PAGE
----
Thursday, May 28, 2009

Computer performance vibes

There are a number of topics pertaining to computer performance that I want to learn more about. As an ex-EE, I should be keeping up with this stuff better.

Processors are fast, memory chips are slow. We put a cache between them so that the processor need not go out to memory on every read and write. There is a dense body of thought about cache design and optimization. I might blog about this stuff in future. It's a kinda heavy topic.

One way to make processors run really fast is to arrange steps in a pipeline. The CPU reads instruction one from instruction memory, and then it needs to read something from data memory, do an arithmetic operation on it, and put the result in a register. While reading from data memory, the CPU is simultaneously reading instruction two. While doing arithmetic, it's reading instruction three, and also doing the memory read for instruction two. And so forth, so that the processor is chopped up into a sequence of sub-processors, each busy all the time.

Apple has a nice, more detailed discussion, here.
But there is a complication with pipelining. Some of these instructions are branch instructions, which means that the next instruction could be either of two different ones. That's potentially a mess, because you've already got the pipeline full of stuff when you discover whether or not you're taking the branch, and you might find that the instructions you fetched were the wrong ones, so you have to go back and do all those same operations with a different sequence of instructions. Ick.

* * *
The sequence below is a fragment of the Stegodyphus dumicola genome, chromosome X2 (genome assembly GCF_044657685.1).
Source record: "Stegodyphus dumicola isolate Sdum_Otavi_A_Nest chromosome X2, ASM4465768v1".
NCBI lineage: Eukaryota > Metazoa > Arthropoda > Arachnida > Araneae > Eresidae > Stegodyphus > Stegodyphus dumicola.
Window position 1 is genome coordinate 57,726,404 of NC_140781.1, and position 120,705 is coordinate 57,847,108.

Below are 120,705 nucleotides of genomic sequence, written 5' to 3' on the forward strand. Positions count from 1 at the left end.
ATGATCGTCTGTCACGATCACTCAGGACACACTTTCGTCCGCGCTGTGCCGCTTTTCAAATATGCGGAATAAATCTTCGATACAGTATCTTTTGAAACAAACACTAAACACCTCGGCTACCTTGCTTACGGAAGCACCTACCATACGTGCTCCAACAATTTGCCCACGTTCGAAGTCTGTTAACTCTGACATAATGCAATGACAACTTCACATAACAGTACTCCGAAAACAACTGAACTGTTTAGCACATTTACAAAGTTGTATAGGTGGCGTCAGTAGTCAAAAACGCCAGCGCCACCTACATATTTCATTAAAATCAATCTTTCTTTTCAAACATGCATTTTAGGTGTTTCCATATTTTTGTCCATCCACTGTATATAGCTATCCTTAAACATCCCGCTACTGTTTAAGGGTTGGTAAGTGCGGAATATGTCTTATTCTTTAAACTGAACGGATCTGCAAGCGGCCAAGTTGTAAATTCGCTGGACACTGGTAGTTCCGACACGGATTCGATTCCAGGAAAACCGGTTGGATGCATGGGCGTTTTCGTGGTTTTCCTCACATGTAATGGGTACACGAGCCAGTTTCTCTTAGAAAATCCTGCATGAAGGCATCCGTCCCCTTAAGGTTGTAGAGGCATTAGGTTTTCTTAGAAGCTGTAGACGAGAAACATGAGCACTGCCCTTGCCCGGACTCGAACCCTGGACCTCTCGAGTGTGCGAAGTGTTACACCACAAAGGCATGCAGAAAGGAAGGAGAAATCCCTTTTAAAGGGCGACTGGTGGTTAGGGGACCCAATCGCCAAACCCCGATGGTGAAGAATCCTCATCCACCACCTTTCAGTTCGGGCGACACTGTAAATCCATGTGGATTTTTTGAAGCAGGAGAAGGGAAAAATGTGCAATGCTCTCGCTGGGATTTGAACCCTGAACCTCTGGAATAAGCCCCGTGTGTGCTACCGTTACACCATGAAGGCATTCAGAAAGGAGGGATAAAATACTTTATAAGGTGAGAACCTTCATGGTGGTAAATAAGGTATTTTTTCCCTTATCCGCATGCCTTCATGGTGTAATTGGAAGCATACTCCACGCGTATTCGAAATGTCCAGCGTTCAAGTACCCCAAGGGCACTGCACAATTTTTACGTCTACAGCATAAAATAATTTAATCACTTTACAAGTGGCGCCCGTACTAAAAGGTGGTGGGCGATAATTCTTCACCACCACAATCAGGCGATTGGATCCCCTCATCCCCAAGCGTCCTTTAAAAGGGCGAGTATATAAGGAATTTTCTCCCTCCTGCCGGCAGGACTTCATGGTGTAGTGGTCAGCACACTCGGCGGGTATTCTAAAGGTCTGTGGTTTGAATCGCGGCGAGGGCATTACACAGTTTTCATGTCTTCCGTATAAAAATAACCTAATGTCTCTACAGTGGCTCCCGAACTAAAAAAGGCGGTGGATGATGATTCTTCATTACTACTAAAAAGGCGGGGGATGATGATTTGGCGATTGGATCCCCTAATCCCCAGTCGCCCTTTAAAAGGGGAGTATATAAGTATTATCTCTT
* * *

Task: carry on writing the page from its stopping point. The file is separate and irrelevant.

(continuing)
The work-around is branch prediction. The CPU tries to figure out, as accurately as it can, which sequence it will end up going down, and if all goes well, does that early enough to fill the pipeline correctly the first time. It doesn't have to be perfect, but it should try to guess correctly as often as possible.
A couple more things they're doing these days. One is to perform several memory transfers per cycle. Another is something Intel calls hyper-threading, where some of the CPU's registers are duplicated, allowing it to behave like two separate CPUs. This can be a win if one half is stalled waiting for a memory access; the other half just plows ahead.
That's all the vaguely intelligent stuff I have to say on this topic at the moment. Maybe I'll go into more detail in future, no promises.

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